• Tag Archives online threats
  • Using DNS to weaken Locky ransomware threat

    Ransomware and other cyberthreats often go unseen by traditional detection methods like antivirus, deep packet inspection (DPI) or sandboxing. In fact, a report by Lastline Labs indicates that 51% of zero-day malware—threats that strike before developers have time to release a patch—is undetected by anti-virus solutions. So what can security professionals do to stop attacks? The answer lies, in part, in DNS.

    One of the most powerful ransomware threats currently targeting individuals and organizations is Locky, which infects up to 100,000 devices per day, of which 3% submit payments. Cybersecurity experts estimate that Locky possesses 17% of the entire global market share for all ransomware infections.

    First, let’s look at a few statistics that demonstrate the power and expense of Locky:

    Locky is typically delivered through aggressive spam campaigns, often claiming to be an invoice. Despite the known dangers of clicking on links in unknown emails, Locky is so sly it entices even trained IT staff to click on obscure messages and activate downloads.

    Once a download has completed, Locky connects with its Command & Control (C&C) server to get a cryptographic key to use for encryption. There are three known mechanisms for Locky to reach its C&C hosts:

    1. Direct IP communication
    2. A number of fixed domains
    3. A time-based Domain Generation Algorithm (DGA) that creates a set of random-looking domains that are only valid for a few days

    Here is where DNS can play a role. DNS data can be analyzed to identify C&C connection mechanisms. When these communications are blocked, Locky’s ability to obtain encryption keys is limited, giving infected users a better chance of being protected.

    Unfortunately, the DGA used by Locky to generate domains and get encryption keys is marked with the current time period combined with a secret seed, making it harder to block new domains quickly. Locky changes seeds frequently, and reverse engineering current versions of the malware to discover each new seed takes time. Every new seed indicates another wave in the life of the exploit, so until there is an accurate way to identify traffic associated with Locky, it can’t be permanently blocked.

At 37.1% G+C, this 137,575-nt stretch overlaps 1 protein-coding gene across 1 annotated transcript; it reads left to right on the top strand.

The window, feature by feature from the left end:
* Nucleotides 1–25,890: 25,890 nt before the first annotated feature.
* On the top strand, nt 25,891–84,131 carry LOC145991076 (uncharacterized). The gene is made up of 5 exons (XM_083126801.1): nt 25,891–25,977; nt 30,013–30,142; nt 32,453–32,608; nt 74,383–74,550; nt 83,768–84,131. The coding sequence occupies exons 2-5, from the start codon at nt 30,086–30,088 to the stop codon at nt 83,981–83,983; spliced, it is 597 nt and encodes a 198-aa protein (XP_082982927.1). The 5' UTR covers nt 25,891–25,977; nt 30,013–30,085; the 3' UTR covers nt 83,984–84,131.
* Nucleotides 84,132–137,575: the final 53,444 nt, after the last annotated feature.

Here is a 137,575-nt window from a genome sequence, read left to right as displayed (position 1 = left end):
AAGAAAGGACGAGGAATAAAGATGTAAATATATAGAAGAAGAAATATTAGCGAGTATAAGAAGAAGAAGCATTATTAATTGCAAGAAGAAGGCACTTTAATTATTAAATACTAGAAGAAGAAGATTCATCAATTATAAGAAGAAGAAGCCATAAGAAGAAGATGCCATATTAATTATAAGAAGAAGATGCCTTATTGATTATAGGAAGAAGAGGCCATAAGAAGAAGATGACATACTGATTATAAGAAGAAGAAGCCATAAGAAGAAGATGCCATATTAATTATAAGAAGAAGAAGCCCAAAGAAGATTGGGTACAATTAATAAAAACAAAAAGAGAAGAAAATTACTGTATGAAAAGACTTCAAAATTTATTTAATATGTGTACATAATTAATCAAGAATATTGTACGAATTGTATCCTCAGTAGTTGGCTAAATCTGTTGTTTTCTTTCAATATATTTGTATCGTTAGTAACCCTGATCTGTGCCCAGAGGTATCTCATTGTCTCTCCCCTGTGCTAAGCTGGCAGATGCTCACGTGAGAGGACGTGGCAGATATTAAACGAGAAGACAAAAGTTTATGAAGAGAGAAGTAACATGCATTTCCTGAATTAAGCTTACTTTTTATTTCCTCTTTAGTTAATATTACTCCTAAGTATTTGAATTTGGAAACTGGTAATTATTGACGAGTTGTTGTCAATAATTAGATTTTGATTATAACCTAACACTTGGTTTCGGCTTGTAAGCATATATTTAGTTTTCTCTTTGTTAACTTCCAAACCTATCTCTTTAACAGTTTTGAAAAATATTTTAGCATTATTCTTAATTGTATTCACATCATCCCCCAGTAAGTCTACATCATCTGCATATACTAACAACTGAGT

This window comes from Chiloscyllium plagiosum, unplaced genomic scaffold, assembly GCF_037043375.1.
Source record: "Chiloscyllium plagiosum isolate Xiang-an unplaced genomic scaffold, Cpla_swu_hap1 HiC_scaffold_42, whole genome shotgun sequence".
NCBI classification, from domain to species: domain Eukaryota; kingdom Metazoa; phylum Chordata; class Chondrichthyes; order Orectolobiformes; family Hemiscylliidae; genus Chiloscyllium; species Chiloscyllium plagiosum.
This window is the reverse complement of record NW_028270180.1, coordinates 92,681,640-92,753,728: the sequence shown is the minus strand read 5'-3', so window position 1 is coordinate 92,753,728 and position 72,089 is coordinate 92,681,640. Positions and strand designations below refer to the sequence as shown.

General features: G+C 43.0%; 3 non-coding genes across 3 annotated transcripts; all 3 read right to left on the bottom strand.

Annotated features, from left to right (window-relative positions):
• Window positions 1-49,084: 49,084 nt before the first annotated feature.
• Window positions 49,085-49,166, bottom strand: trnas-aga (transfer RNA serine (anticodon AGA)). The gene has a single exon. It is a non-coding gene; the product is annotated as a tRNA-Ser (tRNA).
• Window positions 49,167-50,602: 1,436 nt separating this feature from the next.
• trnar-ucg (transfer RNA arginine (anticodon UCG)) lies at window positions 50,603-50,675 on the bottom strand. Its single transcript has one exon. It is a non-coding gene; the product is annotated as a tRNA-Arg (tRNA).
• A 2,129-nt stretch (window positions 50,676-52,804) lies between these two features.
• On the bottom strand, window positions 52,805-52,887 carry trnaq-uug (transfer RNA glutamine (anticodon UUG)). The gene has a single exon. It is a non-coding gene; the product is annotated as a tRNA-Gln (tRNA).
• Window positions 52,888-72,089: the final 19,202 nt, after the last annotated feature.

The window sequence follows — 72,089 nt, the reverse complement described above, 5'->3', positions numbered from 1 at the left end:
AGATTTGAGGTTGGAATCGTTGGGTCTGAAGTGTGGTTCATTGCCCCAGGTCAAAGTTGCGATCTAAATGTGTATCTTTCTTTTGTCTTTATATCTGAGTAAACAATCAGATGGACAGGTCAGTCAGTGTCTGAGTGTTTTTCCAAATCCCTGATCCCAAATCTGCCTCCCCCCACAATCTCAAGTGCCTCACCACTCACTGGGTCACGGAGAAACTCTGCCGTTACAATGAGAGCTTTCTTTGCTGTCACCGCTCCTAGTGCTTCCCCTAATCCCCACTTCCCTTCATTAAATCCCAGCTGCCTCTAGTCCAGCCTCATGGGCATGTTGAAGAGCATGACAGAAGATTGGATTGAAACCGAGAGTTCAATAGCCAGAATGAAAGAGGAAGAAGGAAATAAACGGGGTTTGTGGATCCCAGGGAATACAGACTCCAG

But examination of a worldwide feed of anonymized DNS queries, along with anomaly detection and correlation technology, makes it possible to identify suspected domains used by Locky to download encryption keys in real time. ForcePoint is one company that has done some work to reverse engineer the DGA used by Locky. By using the existing DGA and conducting some additional processing of suspect domains, it is possible to determine new seeds used by Locky, thereby enumerating all future new domains Locky will use.

    Below is a sampling of more recent domains created by Locky as detected by our DNS algorithms:

    • mrjuvawlwa[.]xyz
    • uydvrqwgg[.]su
    • uwiyklntlxpxj[.]work
    • owvtbqledaraqq[.]su
    • udfaexci[.]ru
    • eabfhwl[.]ru
    • olyedawaki[.]pl
    • uxwfukfqxhydqawmf[.]su
    • ikdcjjcyjtpsc[.]work
    • wrbwtvcv[.]su
    • osxbymbjwuotd[.]click
    • qtuanjdpx[.]info

    As Locky and other types of ransomware become more adept at avoiding detection and remediation, new strategies need to be used to combat them. Many of the new cyberthreat strategies make traditional malware block lists less effective. Facing DGAs with fast-changing seeds, security researchers must constantly identify the new seeds used by each wave of phishing to pre-generate domains. Once new seeds are released the old ones immediately become obsolete.

    By utilizing a broad set of DNS query data, it is possible to detect and track the evolution of generated domains through a variety of algorithmic methods such as clustering, reputation scoring, reverse engineering and additional methods that continuously evolve. Recent innovations include anomaly detection algorithms, new domain clustering and a Domain Reputation System that resulted in almost 100,000 domains and C&Cs provisioned daily for blocking.

    By employing these advanced methods, suspicious domains can be detected with a high level of accuracy very quickly, and false positives can also be weeded out so good traffic can still reach legitimate sites. Currently, this is the best defense against Locky. Service providers and companies can use this technique to protect their online users from having their files encrypted, and identify machines that have been infected.

    Locky provides ample evidence that attackers are continuously innovating. Staying one step ahead requires cybersecurity expertise and real-time processing of massive, worldwide data sets to uncover malicious activity. Blocking traffic to these domains is a good way to avoid the threat of Locky, and expert security teams that take the right steps to understand its behavior and put appropriate measures in place to protect would-be victims will render cyberthreats much less effective.